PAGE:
daphnep: (fashion style)
( Mar. 27th, 2011 01:11 pm)

Christian LaCroix, 1994 (model: Shalom Harlow)

Christian LaCroix, 1994
(model: Shalom Harlow)
daphnep: (eye)
( Mar. 21st, 2011 10:03 am)
Okay, guys. Can anyone explain this to me?

What is the deal with antlers?

I mean, I thought it was just a light visual fad, like those cardboard taxidermy things, but it's been a couple of years now and they don't seem to be going away.

Like in these fabric dress-up dolls (from Etsy), what is the reason for hipster boy and girl to have antlers as part of their outfits?
daphnep: (cutest thing ever)
( Mar. 19th, 2011 01:40 pm)

You're welcome!
daphnep: (cutest thing ever)
( Feb. 26th, 2011 12:46 pm)
This picture came up on pinterest, and I do think it might be the cutest thing I've ever seen:

...just felt like it was my obligation, to share it.
Okay, it's that time of year again, and I see everyone getting all into an uproar over "Black Friday".

And once again I want to hide in a burrow, away from the idiotic behavior of clueless people acting clueless all in the name of "giving".

A few points to remember:

1) Retail is pure democracy, and you vote with your dollars. Businesses (stores) can do nothing without the assent of willing consumers, rewarding them with dollars.

2) "Sales" are not "steals". Sale prices, bargains, deals, discounts, etc. are written into the profit margin of an item before the merchandise even leaves the factory. That means that if an item is marked at some "low low" cost for Black Friday, that is the price it was intended to be sold for. The "Suggested Retail" price and all those numbers that are crossed out before the one you think is a "bargain"? Those are there to make you think you're getting a deal, and to make you feel psychologically comfortable with the price you're paying, which is exactly the price the company wants you to pay. No less.

3) There is no objective business reason that a so-called bargain can or should be offered only at a specific time or date. Limiting the offer is a retailer's attempt to hype their business and get a quick estimate on a season's performance. If nobody shows up on Friday, they'll still have the merchandise on hand and the need to move it, they WILL create new "deals" and schemes to get it out of their stockroom by Dec. 24th.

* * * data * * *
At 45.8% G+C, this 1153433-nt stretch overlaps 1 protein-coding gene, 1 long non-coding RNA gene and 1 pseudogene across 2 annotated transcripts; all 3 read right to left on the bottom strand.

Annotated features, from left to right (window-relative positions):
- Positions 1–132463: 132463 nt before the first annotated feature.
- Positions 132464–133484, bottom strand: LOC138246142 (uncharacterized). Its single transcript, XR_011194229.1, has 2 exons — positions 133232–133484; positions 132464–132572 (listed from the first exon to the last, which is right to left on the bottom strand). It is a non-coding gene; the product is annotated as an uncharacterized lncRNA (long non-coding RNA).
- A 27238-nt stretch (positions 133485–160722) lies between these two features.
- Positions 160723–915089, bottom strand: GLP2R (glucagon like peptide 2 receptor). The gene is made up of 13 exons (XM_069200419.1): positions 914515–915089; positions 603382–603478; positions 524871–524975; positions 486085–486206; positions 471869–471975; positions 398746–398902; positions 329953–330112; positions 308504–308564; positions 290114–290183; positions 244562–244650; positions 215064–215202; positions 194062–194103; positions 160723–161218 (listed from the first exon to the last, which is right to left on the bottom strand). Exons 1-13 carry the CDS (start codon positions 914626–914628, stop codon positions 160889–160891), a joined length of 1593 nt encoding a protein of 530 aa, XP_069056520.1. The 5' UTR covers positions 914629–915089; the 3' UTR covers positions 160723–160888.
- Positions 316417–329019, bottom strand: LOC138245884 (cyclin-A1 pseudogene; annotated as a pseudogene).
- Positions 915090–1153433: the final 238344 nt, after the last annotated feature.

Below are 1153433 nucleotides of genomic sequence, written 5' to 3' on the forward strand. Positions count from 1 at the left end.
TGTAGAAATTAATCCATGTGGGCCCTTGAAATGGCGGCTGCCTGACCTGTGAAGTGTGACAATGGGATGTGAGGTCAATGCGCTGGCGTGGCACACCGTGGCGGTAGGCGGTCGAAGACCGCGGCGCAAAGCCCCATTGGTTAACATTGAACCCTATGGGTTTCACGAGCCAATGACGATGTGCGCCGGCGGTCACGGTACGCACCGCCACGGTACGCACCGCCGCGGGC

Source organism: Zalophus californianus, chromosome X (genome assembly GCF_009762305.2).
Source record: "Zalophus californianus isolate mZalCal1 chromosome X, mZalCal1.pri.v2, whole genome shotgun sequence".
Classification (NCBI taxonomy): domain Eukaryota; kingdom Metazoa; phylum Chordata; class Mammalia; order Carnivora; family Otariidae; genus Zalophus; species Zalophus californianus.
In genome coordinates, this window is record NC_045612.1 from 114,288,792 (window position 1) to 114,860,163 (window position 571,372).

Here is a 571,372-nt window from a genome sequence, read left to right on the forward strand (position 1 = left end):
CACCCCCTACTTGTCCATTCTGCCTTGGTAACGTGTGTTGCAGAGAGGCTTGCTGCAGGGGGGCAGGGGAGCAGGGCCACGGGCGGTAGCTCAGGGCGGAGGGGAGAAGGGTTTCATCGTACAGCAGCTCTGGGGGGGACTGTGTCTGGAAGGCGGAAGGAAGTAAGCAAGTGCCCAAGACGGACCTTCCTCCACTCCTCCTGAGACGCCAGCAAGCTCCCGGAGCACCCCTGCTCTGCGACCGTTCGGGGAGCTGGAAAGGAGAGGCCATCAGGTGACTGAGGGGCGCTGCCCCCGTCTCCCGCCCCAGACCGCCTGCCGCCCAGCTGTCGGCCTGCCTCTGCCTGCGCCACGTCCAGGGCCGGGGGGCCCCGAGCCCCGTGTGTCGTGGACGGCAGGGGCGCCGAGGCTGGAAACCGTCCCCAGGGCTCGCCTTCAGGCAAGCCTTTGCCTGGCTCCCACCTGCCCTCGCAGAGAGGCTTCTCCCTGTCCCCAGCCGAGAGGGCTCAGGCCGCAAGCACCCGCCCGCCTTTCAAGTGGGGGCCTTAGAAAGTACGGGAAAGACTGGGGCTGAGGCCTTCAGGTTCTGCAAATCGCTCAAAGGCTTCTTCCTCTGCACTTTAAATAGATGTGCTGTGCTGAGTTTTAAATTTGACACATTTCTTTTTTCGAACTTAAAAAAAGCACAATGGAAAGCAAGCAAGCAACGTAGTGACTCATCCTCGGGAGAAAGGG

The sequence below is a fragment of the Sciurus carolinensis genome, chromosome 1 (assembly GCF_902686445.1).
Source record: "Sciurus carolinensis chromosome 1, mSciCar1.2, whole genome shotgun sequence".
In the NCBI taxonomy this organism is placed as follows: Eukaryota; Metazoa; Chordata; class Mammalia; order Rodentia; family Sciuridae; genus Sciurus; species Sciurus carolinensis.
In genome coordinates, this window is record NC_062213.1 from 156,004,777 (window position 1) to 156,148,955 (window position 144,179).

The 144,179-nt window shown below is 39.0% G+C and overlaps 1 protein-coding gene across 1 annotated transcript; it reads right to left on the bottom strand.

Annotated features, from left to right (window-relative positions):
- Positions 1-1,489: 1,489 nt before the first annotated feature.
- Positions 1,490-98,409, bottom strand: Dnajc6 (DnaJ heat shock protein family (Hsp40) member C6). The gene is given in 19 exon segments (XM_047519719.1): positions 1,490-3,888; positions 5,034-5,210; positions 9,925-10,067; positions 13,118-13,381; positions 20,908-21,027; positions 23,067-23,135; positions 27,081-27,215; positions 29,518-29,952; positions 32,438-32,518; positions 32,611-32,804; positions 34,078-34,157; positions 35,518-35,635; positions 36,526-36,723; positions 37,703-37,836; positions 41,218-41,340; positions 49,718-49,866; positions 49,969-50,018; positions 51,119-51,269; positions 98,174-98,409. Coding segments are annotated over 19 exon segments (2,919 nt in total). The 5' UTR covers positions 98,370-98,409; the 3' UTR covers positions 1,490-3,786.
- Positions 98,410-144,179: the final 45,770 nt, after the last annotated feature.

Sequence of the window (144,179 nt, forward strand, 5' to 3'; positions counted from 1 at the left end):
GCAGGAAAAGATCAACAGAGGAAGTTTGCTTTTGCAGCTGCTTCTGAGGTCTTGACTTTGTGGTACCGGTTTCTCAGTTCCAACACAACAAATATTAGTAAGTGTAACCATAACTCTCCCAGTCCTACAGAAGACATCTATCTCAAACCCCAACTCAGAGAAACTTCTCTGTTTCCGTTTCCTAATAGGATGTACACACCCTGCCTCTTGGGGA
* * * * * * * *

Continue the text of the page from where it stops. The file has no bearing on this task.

4) Opening stores for "off" hours, the "Midnight Madness" sales, etc., only combines the false impression of a "discount" (in #2) with the hype of #3. It does not display your consumer savvy, it only demonstrates the sick effectiveness of cheap ploys. Worse, voting with your dollars at midnight the night after a holiday means voting FOR companies that require their lowest-paid employees (the cashiers and stockroom attendants) to work a middle-of-the-night shift. For consumers that buy into the cheap ploys.

So go stand in line at midnight to get your "bargains". But look at everyone working in that store, when you do. See them, at midnight or two a.m.? Those aren't automatons, they're people, and they have families (at home, sleeping, probably) and holiday gift shopping of their own to do. And unlike you, the shopper, they didn't have a choice to be there. Holiday shifts are mandatory for those retailers.

Here's the thing that people have a hard time grokking: If the stores threw a sale, and nobody showed up, they would still run those same discounts later on, during normal business hours. The merchandise has to move for the company to make a profit. An executive would look at the spreadsheets and say "Hmm, people like our widgets, even more than the competition, but the prime buying hours are between 8 and 10 am, and then again between 2 and 3. We're wasting money on all that staff, all night long." And next year, things would be a little different. Instead, each year they come up with even more and more extreme plays, and each year, more and more people, blindly following the advertising, fall for it, and each year it gets worse for everyone.

I have it easy: my shop is stable, and my workers well-cushioned. I can tell you right now how many visitors we'll have and much money we're going to make on Friday, and it's not going to be any chaos at all. But other people don't have it so lucky, and I cringe for them.

I cringe, too, for all the people telling me (like I should be happy for them, since I'm a shopkeeper) that they're looking forward to standing in a line at midnight. I only grimace. You're being played, sucker, and worse: you're hurting other people in the process.

Each dollar you spend is a vote for something. What kind of world are you voting for?
daphnep: (sewing)
( Sep. 21st, 2010 04:13 pm)
Okay, besides a memory chip to insert in my brain to enhance my knowledge base (and learn languages instantly) do you know what else I would like to see invented?

A way to attach a parcel of information to an image file that sticks with that file through uploading and downloading. Like a informational watermark, and I KNOW that there's already a way to do this, because in some programs, images from my digital camera are marked with the type of camera and a time/date stamp on it.

I'd like to have captions of images glued to those images, like what we call in the museum world the "tombstone": Artist, title, date, medium...and a way to edit it to add things like "originally posted at www.whatever.com, found via so-and-so at wherever blogger service, etc." I think that tumblr.com is doing something like this, and probably other sites, but it's not standardized. I try to save image files with some identifying title, but things always get lost in the renaming, and then when I want to post them or refer to them elsewhere, I can't remember where I got them, who the artist is, or why I saved it in the first place.

Then, if I try to upload it to sites like LJ and Ravelry, whatever helpful title I did manage to save it under gets deleted and it gets renamed as something decidedly UNhelpful, like aks900000000000475691212545akdaczcyz.jpg